Growing up in Iowa, surrounded by acres of cornfields, soybeans and generation farmsteads, I developed a deep appreciation for the wide open and unfettered. In the morning the dewed horizon would unfurl in orderly rows broken only by hay bales, silos and the occasional stalled tractor. And in the evenings, when it was fully dark and these landmarks disappeared, I would drive out in the country, stretching myself as far from home as the roads would allow, never coming around until the last moment when thoughts of flight grew into to a longing to return.
The path was always straight before me, and I drew a guilty comfort from it, envisioning an undeviating life, seeing my own apparition along the shoulder as the headlights weakly muscled their way through the damp, draped landscape, as sure a landmark as any silo, and as unmoving.
Marilynne Robinson’s Gilead is much the same; it is an unbending, unbroken letter to a son from a father who seeks redemption from sins unknown, even to himself, and an explanation for a life left mostly unspoken. It painstakingly plows through the hills and valleys of a stationary life, never veering from the stark truth and imposing a seeming structure on something as unruly as the plains of a heart.
John Ames, the novel’s narrator, is at times unsure just what kind of heart he possesses. He preaches the word of the Lord to the small town of Gilead, Iowa; his destiny lies in divinity, but unlike his father, unlike his generations of pulpit-pounders stretching behind him, he finds God not in fire and brimstone but within himself and the townsfolk he’s known all his life.
It’s a quiet life, lived without incident. It is only when confronted with his end, seeing a wife decades younger and a small son who he fears will never know him that he realizes he never really knew himself. From this grows a beautifully beseeching letter, ostensibly to his son but ultimately to himself that searches out his contours and defines the decisions made and desires left suspended in limbo.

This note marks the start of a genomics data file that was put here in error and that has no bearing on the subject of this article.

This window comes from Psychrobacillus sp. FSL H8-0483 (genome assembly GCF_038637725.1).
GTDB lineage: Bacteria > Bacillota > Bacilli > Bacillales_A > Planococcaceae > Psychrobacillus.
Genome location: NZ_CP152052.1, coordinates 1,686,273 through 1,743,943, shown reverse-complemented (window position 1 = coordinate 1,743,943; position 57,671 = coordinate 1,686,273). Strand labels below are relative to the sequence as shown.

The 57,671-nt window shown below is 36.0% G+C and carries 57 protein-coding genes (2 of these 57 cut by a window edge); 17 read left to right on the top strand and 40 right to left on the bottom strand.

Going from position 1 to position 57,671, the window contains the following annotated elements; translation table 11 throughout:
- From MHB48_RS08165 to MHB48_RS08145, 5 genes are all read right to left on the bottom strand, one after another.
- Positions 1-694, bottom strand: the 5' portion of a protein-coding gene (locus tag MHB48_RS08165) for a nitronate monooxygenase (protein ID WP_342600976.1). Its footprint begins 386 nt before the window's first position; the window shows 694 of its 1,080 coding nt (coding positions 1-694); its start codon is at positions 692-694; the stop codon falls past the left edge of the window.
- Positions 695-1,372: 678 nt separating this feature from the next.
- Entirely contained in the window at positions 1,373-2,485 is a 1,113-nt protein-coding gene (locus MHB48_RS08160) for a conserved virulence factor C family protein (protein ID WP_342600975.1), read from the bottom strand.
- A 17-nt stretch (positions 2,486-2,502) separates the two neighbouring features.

Robinson’s style is infinitely gentle, tenderly carrying the reader through the story by allowing us to be the wind that wraps around these broken people, this lonely place. We ephemerally meander through the action of the story, and are invited to become a breeze that people lift their faces to and close their eyes against in supplication. The convention of writing in first person narrative, of structuring the novel as a half-written, half-lived letter provides us great perspective; we can see the context of situations from high above. Sometimes, though, it puts us at too great a remove to clearly discern the edges.
At times I wished for the kind of sudden, violent storm the plains are prone to; the wind cracking, battering the earth in an attempt to alter the geography of fate. But this isn’t that kind of story, and Robinson isn’t that kind of writer. In the end, the greatest unearthing is Ames’ understanding of his place in the world, and acceptance of the fragile heart he has nurtured within.
Ames found the same guilty comfort as I did in those solitary country nights. But he learned to slough off the guilt and firmly dug in his roots, tenaciously clinging to his own patch of ground. His epistle does not ask for absolution, and he makes no apologies for his proscribed life. Unlike Ames, never one to accept that this is where I’m meant to be, I’ve become like the loess of western Iowa; scattered by the wind and drifting briefly to a stop until the next breath of fate blows me along. And yet, a part of me is still on those back roads, insubstantial of form, wavering along the edges, standing silent sentry until at last I begin the return home to myself.